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Jul 16, 2009 10:59 AM

Old-school Gravlax?

Hello all,

So my roommate and I are thinking about throwing a viking-themed party, and are intrigued by what we've read about historical gravlax preparation - that the name comes, literally, from the practice of burying the fish at the high tide mark on a beach to let it cure, then retrieving it after 48 hours.

However, not surprisingly, all the recipes we can find cure in the fridge instead. Has anyone tried the burying approach, and, if so (or even, if not, if you really want) do they have any insight on how best (or at all) to do this?


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  1. i make gravlax fairly often, make sure you have something heavy to sit on top of the fish. I also add a little vodka for good measure.

    1 Reply
    1. re: baldwinwood

      Dont'cha think the sand on top would be heavy enough? adam

    2. I assume that old school method would actually work well, but I wouldn't know! I would google it and then talk to anyone who has made it traditionally, (do you know any swedes or danes? Or chefs?) and come up with an amalgam of all of the information you gather and go from there. Do let us know how you proceed!

      1. I think doing an unrefrigerated brine of fish in the summer is at the very least unwise.

        I have not seen a recipe where the complete curing is done outside of refrigeration. They usually have you rub the curing agent on (usually salt, sugar and some sort of herb and pepper) that you wrap and set out for a few hours at room (during cool months) temperature. Then you pop it in the fridge for 24 hours or so.

        3 Replies
        1. re: Sal Vanilla

          In this case, I think that being underground is supposed to be a pivotal part of the equation, as it would be quite a lot cooler than normal ambient temperatures. That's my understanding, anyway.

          1. re: trombasteve

            Exactly. Being underground in wet sand would be well insulated. Like a clambake, only in reverse.

            1. re: trombasteve

              That's underground, as, in the permafrost!

          2. OK I called my Norwegian neighbor. She said that Gravlax was cured in the earth because the temperature was low and even like a fridge. She said that even where we live (which is quite cool right now - 68), she might be hesitant to bury fish. She thought you might find the coolest spot in your yard, under a tree and dig a deep hole and stick a remote thermometer (like you use in an oven for meat). Stick the probe in the hole and leave the reader above ground. If it is at safe refrigerator temp., you are good to go. She said to make sure you have it well wrapped like in a plastic tub or bag. But chuckled at the inauthentic nature of that.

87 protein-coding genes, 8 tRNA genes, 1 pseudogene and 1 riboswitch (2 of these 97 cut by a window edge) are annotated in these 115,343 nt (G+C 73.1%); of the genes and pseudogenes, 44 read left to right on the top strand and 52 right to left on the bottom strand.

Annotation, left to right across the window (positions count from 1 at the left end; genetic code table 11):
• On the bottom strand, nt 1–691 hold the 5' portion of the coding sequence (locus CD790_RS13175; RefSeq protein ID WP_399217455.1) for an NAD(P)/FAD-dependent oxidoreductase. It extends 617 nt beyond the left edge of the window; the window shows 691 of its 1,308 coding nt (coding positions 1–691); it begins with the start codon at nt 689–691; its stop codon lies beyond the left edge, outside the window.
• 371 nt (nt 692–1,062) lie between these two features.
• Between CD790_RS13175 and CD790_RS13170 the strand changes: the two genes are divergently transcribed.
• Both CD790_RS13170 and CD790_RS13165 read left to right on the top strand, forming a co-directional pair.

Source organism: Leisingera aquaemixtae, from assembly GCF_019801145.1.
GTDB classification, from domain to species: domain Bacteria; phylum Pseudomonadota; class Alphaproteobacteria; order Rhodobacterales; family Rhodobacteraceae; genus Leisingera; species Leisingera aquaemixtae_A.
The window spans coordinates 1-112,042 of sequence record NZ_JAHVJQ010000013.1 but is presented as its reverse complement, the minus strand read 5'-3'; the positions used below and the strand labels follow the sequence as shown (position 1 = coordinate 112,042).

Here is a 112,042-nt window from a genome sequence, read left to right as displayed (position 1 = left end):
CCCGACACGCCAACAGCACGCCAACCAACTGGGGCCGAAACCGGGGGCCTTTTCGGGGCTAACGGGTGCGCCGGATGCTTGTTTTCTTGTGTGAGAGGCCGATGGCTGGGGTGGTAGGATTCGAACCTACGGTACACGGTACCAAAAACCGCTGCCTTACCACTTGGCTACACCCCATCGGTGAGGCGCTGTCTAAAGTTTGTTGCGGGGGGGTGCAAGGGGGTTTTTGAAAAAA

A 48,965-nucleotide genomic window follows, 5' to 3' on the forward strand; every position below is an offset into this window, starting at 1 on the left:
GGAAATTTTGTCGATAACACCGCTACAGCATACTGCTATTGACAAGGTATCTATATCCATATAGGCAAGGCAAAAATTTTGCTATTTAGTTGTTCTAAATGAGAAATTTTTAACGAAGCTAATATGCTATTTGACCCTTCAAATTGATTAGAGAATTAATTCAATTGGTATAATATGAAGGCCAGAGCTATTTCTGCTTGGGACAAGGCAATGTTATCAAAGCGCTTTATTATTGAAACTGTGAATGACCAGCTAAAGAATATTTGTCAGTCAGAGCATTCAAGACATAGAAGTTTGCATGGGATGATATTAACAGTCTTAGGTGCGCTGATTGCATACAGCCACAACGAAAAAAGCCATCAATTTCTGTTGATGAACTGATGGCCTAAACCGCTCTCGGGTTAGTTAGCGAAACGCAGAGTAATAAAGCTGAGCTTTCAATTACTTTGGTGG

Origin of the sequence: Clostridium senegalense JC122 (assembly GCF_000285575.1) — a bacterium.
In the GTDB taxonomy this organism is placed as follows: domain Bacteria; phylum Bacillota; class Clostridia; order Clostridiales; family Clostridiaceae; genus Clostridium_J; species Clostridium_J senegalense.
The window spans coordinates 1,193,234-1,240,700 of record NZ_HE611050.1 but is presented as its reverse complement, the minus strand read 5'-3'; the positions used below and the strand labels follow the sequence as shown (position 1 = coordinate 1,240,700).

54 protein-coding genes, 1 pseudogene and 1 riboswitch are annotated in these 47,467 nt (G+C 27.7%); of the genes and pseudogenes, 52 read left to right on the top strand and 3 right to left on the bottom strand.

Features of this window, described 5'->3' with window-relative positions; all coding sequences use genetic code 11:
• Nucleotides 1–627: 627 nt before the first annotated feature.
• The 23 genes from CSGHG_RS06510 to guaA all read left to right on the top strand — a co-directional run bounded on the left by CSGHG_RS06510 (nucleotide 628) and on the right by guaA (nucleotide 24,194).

5 Replies
            1. re: Sal Vanilla

              I don't blame her! Anyway, I still think the beach is an okay idea. I wouldn't do it here, So Cal, but OP is in Canada (I believe). Good idea to test with the remote thermometer. A lot of trouble to cure some salmon! I would do mine in my 2nd fridge.

              1. re: Sal Vanilla

                I believe that Jeffrey Steingarten tried this burying method - the OP might be able to find the recipe/article by googling. I'm pretty sure it was in Vogue a couple of years ago.

                1. re: MMRuth

                  Wow! Thanks, all, for the informative responses. I am, indeed, in Canada, and I don't anticipate doing this until late August/early September, when the cooler nights may help this process. I'll look for that article - thanks a lot!

                  1. re: trombasteve

                    Depends. How far north in Ontario are you. I lived on the west coast of Norway for 5 years and never heard of anyone doing it the "Viking stove method", but salmon is expensive and today's Norwegians are parsimonious. do, however make traditional Viking mead.

                    1. re: Passadumkeg

                      Actually, as it happens, we've already had a batch of mead fermenting and maturing for quite a while, and the mead was the genesis for the idea of the party. Having had the chance to visit Norway briefly, and seeing what food costs there, I can hardly blame Norwegians for being parsimonious!

                      Anyway, we're in Toronto, which isn't exactly cold-central, but I'll see what I can do with that thermometer approach. If we do end up trying the burying approach, we'll do a test run with a smaller test subject well before the party itself.

              2. i do it in the fridge. a 10 lb bag of rice makes a dandy weight-- weights the whole fish more evenly. i learned that trick from Jfood.